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Gliding Your Way to Greater Pilot Proficiency

By Tom Hoffmann
Reprinted with permission from FAA Safety Briefing

Signaled by the subtle snap of the towrope release and the immediate plunge into airborne silence, the transition from powered to unpowered flight in a glider might at first seem unnerving and unnatural to some pilots. Yet, that initial fear is often quickly replaced by feelings of sheer exhilaration and an unparalleled sense of freedom as you experience what many consider flying in its purest sense.

Relying solely on a combination of calculated control inputs, and a keen sense of weather and situational awareness, the art of gliding—or soaring—demands a great deal of precision and skill. Once you acquire the knack for it however, gliding can be an immensely enjoyable and often addictive endeavor. And for a powered pilot, learning the basics of gliding can be both a humbling and educational process that can literally take your flight proficiency to a whole new level.

Can I Get a Lift?

Among the first true airmen, Otto Lilienthal flew in what was considered the first successful glider flight 12 years before the Wright Brothers’ historic powered flight. Lilienthal, with his various avian inspired gliders, recorded more than 2,000 flights, reaching as far as a quarter mile and a height of 75 feet in his homeland of Germany, earning him the title of “Glider King.” Although much different from the appearance of modern day gliders, the basic aerodynamic elements Lilienthal incorporated in his early designs did help influence the future of manned flight.

At first glance, the most striking and yet fundamental design characteristic of a modern glider (besides the fact that many power pilots won’t miss the chance to point out it’s missing an engine) is its enormous wingspan. Without an engine, the wing must act as the driving force to counteract the effects of gravity on a glider. And while the wings can’t produce power per se, they do generate a copious amount of lift that can keep a glider safely aloft for hours at a time.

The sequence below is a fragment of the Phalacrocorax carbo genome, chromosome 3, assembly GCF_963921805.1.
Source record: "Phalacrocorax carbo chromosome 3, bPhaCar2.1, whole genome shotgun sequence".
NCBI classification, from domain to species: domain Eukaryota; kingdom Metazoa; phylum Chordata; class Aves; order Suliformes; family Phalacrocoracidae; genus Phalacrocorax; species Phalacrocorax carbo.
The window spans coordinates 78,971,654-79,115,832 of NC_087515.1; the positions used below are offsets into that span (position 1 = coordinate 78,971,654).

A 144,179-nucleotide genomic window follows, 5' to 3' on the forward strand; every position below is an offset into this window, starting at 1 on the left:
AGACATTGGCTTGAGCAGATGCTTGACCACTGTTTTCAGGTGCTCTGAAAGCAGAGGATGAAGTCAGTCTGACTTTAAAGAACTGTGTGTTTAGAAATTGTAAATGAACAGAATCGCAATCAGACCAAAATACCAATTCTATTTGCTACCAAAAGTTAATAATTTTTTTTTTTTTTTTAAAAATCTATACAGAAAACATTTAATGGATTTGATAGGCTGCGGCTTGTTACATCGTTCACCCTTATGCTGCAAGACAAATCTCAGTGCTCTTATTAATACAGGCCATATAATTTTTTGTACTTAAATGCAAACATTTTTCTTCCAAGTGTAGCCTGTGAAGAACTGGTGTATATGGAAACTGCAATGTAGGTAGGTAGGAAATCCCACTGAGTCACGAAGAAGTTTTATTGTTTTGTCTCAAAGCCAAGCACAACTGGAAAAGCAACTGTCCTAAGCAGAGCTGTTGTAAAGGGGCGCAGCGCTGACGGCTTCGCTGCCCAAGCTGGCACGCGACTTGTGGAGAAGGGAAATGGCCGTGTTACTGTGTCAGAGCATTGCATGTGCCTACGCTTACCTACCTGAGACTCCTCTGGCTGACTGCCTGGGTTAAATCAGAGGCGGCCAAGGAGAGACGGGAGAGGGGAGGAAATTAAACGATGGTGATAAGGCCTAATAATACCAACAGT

Much of that lift can be attributed to the wing’s high aspect ratio, a value calculated by dividing the wingspan by the average wing chord (or wing length). For some larger wingspan gliders, that ratio can often reach 40:1. The high aspect ratio wings found on gliders are extremely efficient and produce a comparably high amount of lift at low angles of attack with less induced drag.

On a String and a Prayer

With that increased wing size though, there is a tradeoff—the likelihood of slipping or skidding turns caused by adverse yaw is much greater. Power pilots who sometimes overlook the need for well coordinated climb-outs or turns might be in for a surprise the first time controlling a glider. Part of that surprise might also be caused by not finding an inclinometer on the panel. Instead, many gliders use a yaw string, which is simply a three to five inch piece of yarn attached to the outside of the canopy in the free airstream. Unlike using an inclinometer, when the tail of the string moves left, pilots will need to add right rudder to stay coordinated in a turn.